From the June 10 edition of Talk Radio Network's The Savage Nation:
Loading the player reg...
On June 10, The Cato Institute's Michael F. Cannon responded to a story about "illegal immigrants helping to clean up the oil" by joking "I hear they're very absorbent" on his Twitter page. The post appears to have since been deleted:
H/T Think Progress
Update: The Washington Post's Dave Weigel writes that Cannon was "joking about what he sees as craziness in Louisiana," in response to "a local Louisiana sheriff fretting that undocumented workers might bring a 'criminal element' to the gulf if brought in for oil spill cleanup."
From the June 3 edition of Fox News' Special Report:
Loading the player reg...
Yesterday we told you about the sick contest Columbus, Ohio's WTVN AM 610 (a Clear Channel station) held last week in reaction to Mayor Michael Coleman's decision to keep city employees from visiting Arizona on official business because of the state's new controversial immigration law.
The prize was a free trip to Phoenix, AZ for "a weekend chasing aliens and spending cash in the desert." The station's promotion of the contest also implored contestants to be "sure to bring your green card."
WTVN AM 610 station manager Brian Dytko is now apologizing saying in part, "We apologize for our actions here. We are always striving to engage our community on important issues of the day and sometimes we do a better job than others, but we always take the input of our community."
This is Brian Dytko, Station Manager of WTVN with a message regarding our station's recent "Win a Trip to Phoenix, Arizona" promotional contest. Our contest was meant as a humorous response to a City of Columbus ban on travel to Arizona by city employees. In fact, a key element of the promotion was that city employees were specifically invited to enter the contest. We regret that our promotional copy has been characterized as condoning violence. This was not our intent, and we do not condone violence of any kind. We apologize for our actions here. We are always striving to engage our community on important issues of the day and sometimes we do a better job than others, but we always take the input of our community seriously.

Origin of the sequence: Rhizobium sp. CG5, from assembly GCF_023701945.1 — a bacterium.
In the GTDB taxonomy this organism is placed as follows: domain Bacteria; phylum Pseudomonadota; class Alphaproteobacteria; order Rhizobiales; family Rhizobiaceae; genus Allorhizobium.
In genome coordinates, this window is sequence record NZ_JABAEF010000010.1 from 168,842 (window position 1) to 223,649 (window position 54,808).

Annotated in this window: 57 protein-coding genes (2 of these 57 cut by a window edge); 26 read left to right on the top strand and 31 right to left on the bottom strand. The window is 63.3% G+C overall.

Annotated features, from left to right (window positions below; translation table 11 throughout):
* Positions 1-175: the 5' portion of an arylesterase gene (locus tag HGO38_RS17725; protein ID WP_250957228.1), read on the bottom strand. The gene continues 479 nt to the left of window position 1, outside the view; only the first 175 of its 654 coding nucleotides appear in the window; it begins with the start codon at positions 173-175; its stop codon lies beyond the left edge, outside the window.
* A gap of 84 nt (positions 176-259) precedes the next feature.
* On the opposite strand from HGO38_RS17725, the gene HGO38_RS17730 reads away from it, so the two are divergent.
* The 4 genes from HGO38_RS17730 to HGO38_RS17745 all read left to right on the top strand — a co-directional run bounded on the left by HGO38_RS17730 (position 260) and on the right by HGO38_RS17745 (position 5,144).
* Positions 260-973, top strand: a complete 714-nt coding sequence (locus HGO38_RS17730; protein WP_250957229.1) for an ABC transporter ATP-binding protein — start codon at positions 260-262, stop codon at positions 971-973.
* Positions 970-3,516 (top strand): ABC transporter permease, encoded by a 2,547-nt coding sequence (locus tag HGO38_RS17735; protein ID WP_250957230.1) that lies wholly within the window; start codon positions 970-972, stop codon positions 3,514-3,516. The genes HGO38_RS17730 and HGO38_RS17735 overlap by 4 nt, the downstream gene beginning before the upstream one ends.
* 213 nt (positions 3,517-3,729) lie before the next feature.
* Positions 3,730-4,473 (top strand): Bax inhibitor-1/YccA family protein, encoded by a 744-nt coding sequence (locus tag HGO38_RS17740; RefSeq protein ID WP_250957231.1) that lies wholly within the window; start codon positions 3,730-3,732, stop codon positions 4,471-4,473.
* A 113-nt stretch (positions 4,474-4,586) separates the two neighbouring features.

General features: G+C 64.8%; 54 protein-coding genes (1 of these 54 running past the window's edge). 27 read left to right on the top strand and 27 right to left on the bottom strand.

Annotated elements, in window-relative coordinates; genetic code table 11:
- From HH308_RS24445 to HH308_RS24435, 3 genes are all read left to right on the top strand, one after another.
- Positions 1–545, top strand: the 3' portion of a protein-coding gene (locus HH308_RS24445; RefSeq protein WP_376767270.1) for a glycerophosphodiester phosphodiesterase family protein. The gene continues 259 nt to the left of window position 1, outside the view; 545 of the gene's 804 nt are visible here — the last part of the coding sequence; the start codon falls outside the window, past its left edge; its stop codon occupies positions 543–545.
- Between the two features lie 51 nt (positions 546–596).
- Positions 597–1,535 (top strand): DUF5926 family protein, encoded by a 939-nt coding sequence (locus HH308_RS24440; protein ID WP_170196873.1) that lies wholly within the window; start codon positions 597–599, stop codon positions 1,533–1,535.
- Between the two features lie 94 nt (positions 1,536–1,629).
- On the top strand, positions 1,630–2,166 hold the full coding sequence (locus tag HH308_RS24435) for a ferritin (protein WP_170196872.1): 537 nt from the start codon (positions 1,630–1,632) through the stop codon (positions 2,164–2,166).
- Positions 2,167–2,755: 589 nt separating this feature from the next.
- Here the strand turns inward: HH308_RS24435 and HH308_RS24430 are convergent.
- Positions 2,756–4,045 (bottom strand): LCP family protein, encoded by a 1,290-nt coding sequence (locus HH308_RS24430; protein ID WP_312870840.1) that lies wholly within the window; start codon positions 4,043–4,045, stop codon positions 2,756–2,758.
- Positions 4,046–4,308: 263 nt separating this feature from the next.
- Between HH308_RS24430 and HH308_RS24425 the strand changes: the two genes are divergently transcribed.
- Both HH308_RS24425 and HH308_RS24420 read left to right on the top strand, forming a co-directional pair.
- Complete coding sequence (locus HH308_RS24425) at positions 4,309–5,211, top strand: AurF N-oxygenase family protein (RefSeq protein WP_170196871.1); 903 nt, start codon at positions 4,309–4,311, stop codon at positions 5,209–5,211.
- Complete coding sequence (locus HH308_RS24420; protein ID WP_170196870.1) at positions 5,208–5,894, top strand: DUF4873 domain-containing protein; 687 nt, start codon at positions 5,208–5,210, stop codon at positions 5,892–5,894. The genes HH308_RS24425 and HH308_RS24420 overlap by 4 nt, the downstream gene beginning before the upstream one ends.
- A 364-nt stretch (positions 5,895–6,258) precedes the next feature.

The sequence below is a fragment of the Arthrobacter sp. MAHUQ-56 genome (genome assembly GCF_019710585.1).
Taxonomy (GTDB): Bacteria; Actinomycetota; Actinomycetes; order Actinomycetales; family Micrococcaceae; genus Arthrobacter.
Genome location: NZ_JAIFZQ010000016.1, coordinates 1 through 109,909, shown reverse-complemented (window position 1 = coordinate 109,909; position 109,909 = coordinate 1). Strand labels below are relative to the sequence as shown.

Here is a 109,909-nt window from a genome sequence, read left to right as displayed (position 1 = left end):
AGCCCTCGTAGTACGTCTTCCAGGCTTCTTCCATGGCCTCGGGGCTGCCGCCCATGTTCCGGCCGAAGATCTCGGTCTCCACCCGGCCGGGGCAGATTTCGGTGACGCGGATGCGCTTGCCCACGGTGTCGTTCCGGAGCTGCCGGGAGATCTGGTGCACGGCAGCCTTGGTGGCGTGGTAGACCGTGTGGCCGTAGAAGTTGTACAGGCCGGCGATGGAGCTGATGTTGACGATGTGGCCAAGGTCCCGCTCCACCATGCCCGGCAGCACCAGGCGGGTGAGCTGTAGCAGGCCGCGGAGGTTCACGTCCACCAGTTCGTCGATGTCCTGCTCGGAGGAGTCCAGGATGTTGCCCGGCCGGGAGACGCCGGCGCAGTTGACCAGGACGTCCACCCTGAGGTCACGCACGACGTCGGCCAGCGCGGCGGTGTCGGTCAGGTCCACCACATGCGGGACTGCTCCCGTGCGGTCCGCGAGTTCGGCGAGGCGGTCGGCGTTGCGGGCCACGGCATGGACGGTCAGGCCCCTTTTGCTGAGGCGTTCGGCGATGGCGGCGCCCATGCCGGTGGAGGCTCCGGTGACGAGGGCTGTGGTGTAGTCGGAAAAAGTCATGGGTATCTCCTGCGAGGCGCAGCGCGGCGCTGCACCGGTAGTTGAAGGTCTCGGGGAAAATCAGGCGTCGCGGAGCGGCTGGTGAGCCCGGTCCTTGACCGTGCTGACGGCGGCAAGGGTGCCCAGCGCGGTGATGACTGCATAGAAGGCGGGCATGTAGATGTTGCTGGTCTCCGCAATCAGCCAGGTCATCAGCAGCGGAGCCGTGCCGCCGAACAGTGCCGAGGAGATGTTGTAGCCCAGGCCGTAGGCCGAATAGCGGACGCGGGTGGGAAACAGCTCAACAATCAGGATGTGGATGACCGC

While addressing both Arizona's controversial new immigration law and national immigration reform, media outlets have reported that polls found widespread support for Arizona's law. But these reports ignored recent national polls finding that large majorities also support providing a path to legal status for undocumented immigrants in the United States.
Columbus, Ohio's WTVN AM 610 (a Clear Channel station) ran the following contest last week in reaction to Mayor Michael Coleman's decision to keep city employees from visiting Arizona on official business because of the state's new controversial immigration law:
In response, the National Council of La Raza (NCLR) is calling on WTVN and Clear Channel to apologize for the station's contest in which the winner received a free trip to Arizona "to spend a weekend chasing aliens and spending cash in the desert."
"The passage of SB 1070 has provoked a lot of reprehensible anti-Latino and anti-immigrant rhetoric but a radio station bankrolling someone to 'hunt' human beings for sport represents a new low," stated Janet Murguía, NCLR President and CEO. "The owners and directors of WTVN might think that this is all in good fun but what is happening to Latinos – citizen, legal, and undocumented alike – in Arizona is no joke. We are asking for an immediate and unequivocal apology from the station and its parent company."